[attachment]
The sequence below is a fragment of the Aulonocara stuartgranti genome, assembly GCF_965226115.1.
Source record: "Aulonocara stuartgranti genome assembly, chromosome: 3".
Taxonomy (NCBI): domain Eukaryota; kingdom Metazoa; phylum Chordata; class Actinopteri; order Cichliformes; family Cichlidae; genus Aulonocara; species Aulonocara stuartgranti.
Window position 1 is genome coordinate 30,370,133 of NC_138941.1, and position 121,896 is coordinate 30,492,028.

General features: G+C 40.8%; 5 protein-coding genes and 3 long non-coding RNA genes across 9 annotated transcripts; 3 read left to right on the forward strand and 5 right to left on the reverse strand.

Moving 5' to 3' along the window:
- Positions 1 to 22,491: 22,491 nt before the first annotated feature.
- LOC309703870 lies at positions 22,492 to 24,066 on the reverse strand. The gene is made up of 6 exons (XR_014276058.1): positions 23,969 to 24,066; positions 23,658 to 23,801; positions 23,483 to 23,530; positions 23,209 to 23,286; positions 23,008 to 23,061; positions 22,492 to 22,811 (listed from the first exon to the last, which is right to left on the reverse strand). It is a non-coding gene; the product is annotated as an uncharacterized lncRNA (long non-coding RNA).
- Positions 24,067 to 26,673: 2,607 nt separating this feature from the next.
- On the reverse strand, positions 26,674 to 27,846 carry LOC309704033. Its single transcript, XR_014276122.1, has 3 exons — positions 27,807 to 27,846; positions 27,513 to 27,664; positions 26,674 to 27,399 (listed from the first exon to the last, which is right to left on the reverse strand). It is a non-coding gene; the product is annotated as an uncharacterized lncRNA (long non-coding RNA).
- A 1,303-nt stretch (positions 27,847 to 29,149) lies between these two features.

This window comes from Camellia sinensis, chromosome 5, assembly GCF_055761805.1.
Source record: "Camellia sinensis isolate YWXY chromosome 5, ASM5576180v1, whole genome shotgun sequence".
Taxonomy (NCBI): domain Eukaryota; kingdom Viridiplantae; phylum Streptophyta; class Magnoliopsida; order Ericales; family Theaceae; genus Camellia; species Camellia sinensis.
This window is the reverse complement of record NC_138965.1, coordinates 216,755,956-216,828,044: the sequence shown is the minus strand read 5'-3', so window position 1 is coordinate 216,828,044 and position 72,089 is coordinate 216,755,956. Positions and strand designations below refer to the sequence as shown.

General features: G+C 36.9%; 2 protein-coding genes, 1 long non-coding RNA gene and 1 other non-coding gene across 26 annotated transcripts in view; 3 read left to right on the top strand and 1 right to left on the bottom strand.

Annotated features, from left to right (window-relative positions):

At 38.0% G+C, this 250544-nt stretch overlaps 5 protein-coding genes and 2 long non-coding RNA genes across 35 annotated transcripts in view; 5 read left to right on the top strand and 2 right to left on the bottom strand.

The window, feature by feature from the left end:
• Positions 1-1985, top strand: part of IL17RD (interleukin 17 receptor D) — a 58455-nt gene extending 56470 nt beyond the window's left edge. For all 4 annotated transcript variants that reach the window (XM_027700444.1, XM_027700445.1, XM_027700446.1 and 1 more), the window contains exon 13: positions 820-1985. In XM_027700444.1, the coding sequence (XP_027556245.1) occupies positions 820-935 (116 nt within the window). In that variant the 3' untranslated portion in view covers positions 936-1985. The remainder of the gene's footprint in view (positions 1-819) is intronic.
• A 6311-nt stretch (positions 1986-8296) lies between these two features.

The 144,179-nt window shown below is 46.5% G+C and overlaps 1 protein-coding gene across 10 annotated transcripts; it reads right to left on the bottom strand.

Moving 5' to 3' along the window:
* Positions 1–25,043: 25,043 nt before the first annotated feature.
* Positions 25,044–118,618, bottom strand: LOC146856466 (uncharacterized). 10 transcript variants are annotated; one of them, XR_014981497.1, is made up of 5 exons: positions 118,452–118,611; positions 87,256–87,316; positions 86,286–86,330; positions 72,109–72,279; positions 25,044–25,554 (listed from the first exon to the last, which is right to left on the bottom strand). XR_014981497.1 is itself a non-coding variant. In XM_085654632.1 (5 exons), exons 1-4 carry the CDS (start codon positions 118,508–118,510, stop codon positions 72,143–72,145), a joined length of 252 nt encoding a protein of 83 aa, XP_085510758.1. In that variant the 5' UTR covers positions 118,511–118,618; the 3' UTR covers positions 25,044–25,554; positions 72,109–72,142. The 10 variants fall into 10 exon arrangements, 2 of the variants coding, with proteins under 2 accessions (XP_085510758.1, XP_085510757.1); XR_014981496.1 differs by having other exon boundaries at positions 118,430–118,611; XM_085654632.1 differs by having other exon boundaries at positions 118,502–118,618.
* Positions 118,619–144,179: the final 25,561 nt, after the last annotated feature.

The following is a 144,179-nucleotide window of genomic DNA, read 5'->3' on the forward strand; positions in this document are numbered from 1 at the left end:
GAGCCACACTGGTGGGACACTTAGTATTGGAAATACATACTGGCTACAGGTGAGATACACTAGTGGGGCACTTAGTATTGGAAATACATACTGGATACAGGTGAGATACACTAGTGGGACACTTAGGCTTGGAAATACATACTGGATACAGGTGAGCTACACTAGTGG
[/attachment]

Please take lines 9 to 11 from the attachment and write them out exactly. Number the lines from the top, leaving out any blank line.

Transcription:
- Positions 24,067 to 26,673: 2,607 nt separating this feature from the next.
- On the reverse strand, positions 26,674 to 27,846 carry LOC309704033. Its single transcript, XR_014276122.1, has 3 exons — positions 27,807 to 27,846; positions 27,513 to 27,664; positions 26,674 to 27,399 (listed from the first exon to the last, which is right to left on the reverse strand). It is a non-coding gene; the product is annotated as an uncharacterized lncRNA (long non-coding RNA).
- A 1,303-nt stretch (positions 27,847 to 29,149) lies between these two features.